Central Nervous System Disorders Affecting Mobility in Older Adults

Carol Li, Blessen C. Eapen, Carlos A. Jaramillo, David X. Cifu

Research output: Chapter in Book/Report/Conference proceedingChapter

Abstract

In the aging population, the global burden of disease contributed by neurologic disorders is expected to double over the next decade. This further increases the importance of geriatric rehabilitation for central nervous system (CNS) disorders, which requires a highly individualized and integrative approach that creates an environment for the patient to learn new skills and optimize the performance of established skills to achieve optimal functioning. This chapter discusses physiologic and pathologic changes within the CNS system related to aging as well as the rehabilitation approaches for certain CNS disorders that affect mobility, including stroke, neurodegenerative diseases, traumatic brain injury, and idiopathic normal pressure hydrocephalus. Aging should never be considered as the primary cause of functional limitations or restriction of activities of daily living. Although the decline of auditory, visual, sensory, motor, and cognitive systems along with the presence of medical comorbidities may increase the risk of frailty and disability in the elderly, it is important to note that it is disease and/or injury, rather than age itself, which causes CNS problems. Other factors such as medication side effects and premorbid functional status can affect overall rehabilitation and functional outcome.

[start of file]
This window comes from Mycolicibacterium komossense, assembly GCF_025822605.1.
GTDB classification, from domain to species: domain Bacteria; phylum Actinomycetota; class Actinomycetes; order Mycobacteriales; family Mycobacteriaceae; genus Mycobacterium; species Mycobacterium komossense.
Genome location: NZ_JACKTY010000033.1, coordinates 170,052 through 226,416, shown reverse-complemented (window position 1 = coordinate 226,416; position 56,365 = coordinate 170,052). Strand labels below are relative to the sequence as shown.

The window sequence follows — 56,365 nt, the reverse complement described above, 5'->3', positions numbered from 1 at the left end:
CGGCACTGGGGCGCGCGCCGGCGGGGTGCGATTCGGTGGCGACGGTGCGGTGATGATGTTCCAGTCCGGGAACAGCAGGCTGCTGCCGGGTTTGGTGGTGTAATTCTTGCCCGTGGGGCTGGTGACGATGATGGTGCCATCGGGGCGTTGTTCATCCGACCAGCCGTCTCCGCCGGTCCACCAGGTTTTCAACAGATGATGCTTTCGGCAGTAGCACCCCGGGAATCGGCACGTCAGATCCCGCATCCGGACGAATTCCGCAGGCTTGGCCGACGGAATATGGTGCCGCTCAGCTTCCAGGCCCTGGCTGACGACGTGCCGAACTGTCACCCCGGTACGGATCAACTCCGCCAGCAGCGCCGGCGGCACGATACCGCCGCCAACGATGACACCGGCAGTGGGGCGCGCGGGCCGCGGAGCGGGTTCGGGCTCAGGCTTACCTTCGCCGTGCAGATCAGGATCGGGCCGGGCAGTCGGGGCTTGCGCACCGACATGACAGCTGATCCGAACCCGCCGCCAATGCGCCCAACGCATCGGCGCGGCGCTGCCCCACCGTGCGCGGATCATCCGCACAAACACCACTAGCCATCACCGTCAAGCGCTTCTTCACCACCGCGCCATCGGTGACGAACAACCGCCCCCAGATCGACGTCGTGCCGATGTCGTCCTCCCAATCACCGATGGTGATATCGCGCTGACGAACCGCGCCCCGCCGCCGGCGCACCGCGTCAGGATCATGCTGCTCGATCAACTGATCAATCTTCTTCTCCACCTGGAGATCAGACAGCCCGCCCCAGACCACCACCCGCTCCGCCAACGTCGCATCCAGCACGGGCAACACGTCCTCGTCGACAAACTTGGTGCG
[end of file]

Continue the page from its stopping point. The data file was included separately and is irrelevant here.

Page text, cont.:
Original languageEnglish (US)
Title of host publicationGeriatric Rehabilitation
PublisherElsevier
Pages57-67
Number of pages11
ISBN (Electronic)9780323544542
DOIs
StatePublished - Jan 1 2018

Keywords

  • Aging
  • Central nervous system
  • Gait impairment
  • Geriatric rehabilitation
  • Mobility
  • Neurologic disorders
  • Quality of life

ASJC Scopus subject areas

  • Medicine(all)

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